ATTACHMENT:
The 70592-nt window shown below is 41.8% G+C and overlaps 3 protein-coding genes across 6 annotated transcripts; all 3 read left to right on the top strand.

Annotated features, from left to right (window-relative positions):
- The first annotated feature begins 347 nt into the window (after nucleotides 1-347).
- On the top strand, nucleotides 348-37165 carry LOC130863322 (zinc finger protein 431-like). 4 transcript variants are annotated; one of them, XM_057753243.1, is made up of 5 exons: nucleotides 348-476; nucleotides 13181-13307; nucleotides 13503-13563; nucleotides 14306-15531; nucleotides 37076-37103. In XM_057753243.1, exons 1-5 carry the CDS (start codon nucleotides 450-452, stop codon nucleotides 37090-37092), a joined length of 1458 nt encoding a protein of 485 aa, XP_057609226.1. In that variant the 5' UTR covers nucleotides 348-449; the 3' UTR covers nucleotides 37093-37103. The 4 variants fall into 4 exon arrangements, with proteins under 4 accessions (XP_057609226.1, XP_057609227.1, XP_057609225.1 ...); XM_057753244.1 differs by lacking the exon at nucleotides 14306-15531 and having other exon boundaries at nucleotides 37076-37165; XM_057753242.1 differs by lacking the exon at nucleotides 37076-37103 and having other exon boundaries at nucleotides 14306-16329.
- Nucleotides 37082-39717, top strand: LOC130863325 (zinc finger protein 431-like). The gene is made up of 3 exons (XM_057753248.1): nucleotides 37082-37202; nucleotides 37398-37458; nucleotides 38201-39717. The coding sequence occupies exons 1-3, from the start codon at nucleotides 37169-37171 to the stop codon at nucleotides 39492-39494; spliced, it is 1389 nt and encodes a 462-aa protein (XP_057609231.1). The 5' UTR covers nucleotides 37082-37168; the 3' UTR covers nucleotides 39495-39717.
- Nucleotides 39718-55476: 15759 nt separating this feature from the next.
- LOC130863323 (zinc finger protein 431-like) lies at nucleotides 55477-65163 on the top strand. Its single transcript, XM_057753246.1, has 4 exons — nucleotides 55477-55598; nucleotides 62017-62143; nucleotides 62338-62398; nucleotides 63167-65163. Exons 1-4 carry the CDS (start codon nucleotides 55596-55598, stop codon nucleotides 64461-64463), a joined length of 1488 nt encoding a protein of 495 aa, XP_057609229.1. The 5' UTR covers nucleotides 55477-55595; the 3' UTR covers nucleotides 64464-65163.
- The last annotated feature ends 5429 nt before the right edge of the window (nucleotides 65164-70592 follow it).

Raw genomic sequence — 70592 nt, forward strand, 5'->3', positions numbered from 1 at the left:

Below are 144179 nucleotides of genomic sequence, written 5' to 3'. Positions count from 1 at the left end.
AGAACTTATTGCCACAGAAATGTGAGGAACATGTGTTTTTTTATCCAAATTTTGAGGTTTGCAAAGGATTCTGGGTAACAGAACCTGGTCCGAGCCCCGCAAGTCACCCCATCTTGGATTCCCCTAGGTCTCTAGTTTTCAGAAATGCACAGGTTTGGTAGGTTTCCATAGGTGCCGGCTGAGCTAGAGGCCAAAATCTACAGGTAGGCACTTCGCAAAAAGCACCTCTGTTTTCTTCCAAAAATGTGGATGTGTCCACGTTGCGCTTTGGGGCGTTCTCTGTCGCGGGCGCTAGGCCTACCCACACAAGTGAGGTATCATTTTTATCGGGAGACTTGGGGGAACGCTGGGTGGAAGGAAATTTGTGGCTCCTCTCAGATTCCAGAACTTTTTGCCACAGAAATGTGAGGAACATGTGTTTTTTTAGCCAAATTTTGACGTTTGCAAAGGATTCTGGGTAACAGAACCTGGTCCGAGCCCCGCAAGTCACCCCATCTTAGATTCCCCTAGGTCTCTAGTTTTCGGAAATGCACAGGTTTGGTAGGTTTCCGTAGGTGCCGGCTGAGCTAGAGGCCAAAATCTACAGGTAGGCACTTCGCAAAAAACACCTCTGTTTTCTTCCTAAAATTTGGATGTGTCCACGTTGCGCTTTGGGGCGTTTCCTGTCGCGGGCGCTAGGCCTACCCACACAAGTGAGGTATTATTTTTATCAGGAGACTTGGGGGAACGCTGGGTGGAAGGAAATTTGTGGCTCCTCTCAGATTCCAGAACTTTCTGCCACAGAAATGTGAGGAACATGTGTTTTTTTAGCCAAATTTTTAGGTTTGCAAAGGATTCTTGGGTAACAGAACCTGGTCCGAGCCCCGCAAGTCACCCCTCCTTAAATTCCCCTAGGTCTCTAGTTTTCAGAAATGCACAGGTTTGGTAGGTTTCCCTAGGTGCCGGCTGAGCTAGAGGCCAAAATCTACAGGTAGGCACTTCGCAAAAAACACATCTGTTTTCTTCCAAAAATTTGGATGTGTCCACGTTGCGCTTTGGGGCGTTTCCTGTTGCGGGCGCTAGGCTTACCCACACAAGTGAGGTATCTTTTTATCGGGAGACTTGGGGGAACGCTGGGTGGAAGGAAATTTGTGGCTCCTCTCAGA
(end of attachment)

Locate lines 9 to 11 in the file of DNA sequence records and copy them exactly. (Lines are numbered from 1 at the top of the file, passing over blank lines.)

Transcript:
Raw genomic sequence — 70592 nt, forward strand, 5'->3', positions numbered from 1 at the left:

Below are 144179 nucleotides of genomic sequence, written 5' to 3'. Positions count from 1 at the left end.
AGAACTTATTGCCACAGAAATGTGAGGAACATGTGTTTTTTTATCCAAATTTTGAGGTTTGCAAAGGATTCTGGGTAACAGAACCTGGTCCGAGCCCCGCAAGTCACCCCATCTTGGATTCCCCTAGGTCTCTAGTTTTCAGAAATGCACAGGTTTGGTAGGTTTCCATAGGTGCCGGCTGAGCTAGAGGCCAAAATCTACAGGTAGGCACTTCGCAAAAAGCACCTCTGTTTTCTTCCAAAAATGTGGATGTGTCCACGTTGCGCTTTGGGGCGTTCTCTGTCGCGGGCGCTAGGCCTACCCACACAAGTGAGGTATCATTTTTATCGGGAGACTTGGGGGAACGCTGGGTGGAAGGAAATTTGTGGCTCCTCTCAGATTCCAGAACTTTTTGCCACAGAAATGTGAGGAACATGTGTTTTTTTAGCCAAATTTTGACGTTTGCAAAGGATTCTGGGTAACAGAACCTGGTCCGAGCCCCGCAAGTCACCCCATCTTAGATTCCCCTAGGTCTCTAGTTTTCGGAAATGCACAGGTTTGGTAGGTTTCCGTAGGTGCCGGCTGAGCTAGAGGCCAAAATCTACAGGTAGGCACTTCGCAAAAAACACCTCTGTTTTCTTCCTAAAATTTGGATGTGTCCACGTTGCGCTTTGGGGCGTTTCCTGTCGCGGGCGCTAGGCCTACCCACACAAGTGAGGTATTATTTTTATCAGGAGACTTGGGGGAACGCTGGGTGGAAGGAAATTTGTGGCTCCTCTCAGATTCCAGAACTTTCTGCCACAGAAATGTGAGGAACATGTGTTTTTTTAGCCAAATTTTTAGGTTTGCAAAGGATTCTTGGGTAACAGAACCTGGTCCGAGCCCCGCAAGTCACCCCTCCTTAAATTCCCCTAGGTCTCTAGTTTTCAGAAATGCACAGGTTTGGTAGGTTTCCCTAGGTGCCGGCTGAGCTAGAGGCCAAAATCTACAGGTAGGCACTTCGCAAAAAACACATCTGTTTTCTTCCAAAAATTTGGATGTGTCCACGTTGCGCTTTGGGGCGTTTCCTGTTGCGGGCGCTAGGCTTACCCACACAAGTGAGGTATCTTTTTATCGGGAGACTTGGGGGAACGCTGGGTGGAAGGAAATTTGTGGCTCCTCTCAGA